And, according to the hip-hop mogul, sitting during the anthem wasn’t supposed to convey a political message ahead of the Kansas City Chiefs victory over the San Francisco 49ers.
“It actually wasn’t. Sorry. It really wasn’t,” the rapper said during the first of the “Shawn ‘Jay-Z’ Carter Lecture Series” at Columbia University on Tuesday.
“It was not premeditated at all,” he continued, adding that TMZ — which first shared video footage of the couple in their seats — “can tell you anything without speaking to me. I need to tell you, if it was me, I would say, ‘Yes, that’s what I’ve done,’ and I think people would know that about me.”
The power couple’s sit-down came under intense scrutiny. Many people on social media suggested it was a show of solidarity with former 49ers quarterback Colin Kaepernick, whose kneeling during the anthem to protest racial injustice prompted a wave of similar demonstrations and drew the ire of President Donald Trump.
But Jay-Z, whose Roc Nation co-produced the halftime show as part of its controversial partnership deal with the NFL, insisted he didn’t stand on Sunday because he’d jumped “into artist mode” and was focused on the quality of the sound in the performance.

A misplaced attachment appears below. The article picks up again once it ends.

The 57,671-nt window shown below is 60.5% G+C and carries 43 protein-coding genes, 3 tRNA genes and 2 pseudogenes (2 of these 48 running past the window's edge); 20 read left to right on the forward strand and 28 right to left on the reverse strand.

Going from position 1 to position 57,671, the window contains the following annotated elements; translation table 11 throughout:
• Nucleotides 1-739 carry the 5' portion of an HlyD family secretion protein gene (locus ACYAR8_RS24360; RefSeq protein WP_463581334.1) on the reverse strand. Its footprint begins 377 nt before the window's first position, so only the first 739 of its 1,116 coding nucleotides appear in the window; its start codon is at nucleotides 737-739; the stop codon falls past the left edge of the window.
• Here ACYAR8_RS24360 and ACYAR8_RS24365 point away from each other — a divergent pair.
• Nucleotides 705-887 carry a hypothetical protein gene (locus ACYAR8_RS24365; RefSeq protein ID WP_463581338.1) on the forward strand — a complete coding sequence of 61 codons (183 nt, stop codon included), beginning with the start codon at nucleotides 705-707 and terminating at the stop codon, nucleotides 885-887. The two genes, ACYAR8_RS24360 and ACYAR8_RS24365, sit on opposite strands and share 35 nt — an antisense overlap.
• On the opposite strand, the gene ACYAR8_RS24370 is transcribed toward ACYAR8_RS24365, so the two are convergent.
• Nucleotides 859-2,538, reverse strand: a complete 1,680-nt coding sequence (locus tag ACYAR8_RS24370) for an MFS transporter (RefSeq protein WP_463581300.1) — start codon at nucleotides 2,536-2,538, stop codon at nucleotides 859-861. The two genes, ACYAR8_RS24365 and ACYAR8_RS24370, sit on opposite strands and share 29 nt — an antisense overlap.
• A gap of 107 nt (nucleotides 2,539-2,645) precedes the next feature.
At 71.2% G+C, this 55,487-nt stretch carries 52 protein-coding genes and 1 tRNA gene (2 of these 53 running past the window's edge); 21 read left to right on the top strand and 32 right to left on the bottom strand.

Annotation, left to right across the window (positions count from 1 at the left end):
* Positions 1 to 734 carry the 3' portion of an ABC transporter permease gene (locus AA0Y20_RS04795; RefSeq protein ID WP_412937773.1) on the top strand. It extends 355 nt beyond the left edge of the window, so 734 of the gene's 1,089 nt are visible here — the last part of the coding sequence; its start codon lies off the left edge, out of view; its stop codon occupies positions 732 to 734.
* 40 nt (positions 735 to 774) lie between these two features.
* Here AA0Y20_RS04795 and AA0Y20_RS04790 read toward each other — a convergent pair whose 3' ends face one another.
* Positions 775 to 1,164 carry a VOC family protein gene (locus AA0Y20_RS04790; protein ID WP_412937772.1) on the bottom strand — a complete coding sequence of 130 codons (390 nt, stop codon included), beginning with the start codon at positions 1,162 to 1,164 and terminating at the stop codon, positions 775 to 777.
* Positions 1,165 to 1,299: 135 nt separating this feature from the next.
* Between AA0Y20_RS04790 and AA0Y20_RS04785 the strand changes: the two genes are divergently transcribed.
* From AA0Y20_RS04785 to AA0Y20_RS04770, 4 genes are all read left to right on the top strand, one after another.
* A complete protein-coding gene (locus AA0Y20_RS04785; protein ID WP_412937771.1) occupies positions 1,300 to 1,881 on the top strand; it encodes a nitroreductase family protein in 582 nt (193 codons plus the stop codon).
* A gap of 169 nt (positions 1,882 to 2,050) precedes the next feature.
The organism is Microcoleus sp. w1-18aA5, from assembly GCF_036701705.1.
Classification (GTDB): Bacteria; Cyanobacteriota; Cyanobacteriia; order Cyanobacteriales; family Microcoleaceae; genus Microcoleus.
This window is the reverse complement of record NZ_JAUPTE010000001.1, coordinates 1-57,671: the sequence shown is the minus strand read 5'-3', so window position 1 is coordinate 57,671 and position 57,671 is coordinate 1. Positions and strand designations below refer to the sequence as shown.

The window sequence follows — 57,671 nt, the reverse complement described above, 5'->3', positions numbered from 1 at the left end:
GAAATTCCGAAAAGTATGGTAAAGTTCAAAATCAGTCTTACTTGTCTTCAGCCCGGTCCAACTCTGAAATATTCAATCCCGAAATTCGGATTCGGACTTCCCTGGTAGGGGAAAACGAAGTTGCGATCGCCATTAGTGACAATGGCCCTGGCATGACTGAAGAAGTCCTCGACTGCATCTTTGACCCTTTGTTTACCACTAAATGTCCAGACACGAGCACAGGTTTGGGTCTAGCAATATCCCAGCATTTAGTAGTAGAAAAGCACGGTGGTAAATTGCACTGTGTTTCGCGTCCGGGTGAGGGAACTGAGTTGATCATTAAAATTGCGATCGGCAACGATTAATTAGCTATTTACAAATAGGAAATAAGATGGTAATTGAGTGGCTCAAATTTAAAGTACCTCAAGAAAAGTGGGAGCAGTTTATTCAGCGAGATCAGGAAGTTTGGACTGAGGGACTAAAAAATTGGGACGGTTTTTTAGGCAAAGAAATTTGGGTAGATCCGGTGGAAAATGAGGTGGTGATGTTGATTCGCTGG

Explained the artist:
So the whole time we’re sitting there, we’re talking about the performance, and then right after that, Demi comes out and we’re talking about how beautiful she looked, and how she sounds and what she’s going through and her life. For her to be on the stage, we were so proud of her. And then it finished and then my phone rang. And it was like, ‘You know you didn’t just (stand for the anthem).’ I’m like, ‘What?’
To bolster his story, Jay-Z said that if there had been a plan for the couple to protest, their 8-year-old daughter Blue Ivy would have given the game away by constantly asking when they were going to do it.
“We were making the biggest, loudest protest of all,” Jay-Z added, citing the halftime performances of Shakira and Jennifer Lopez, which took a swipe at President Donald Trump’s anti-immigration policies.
“Given the context, I didn’t have to make a silent protest,” he added.
Check out the interview here: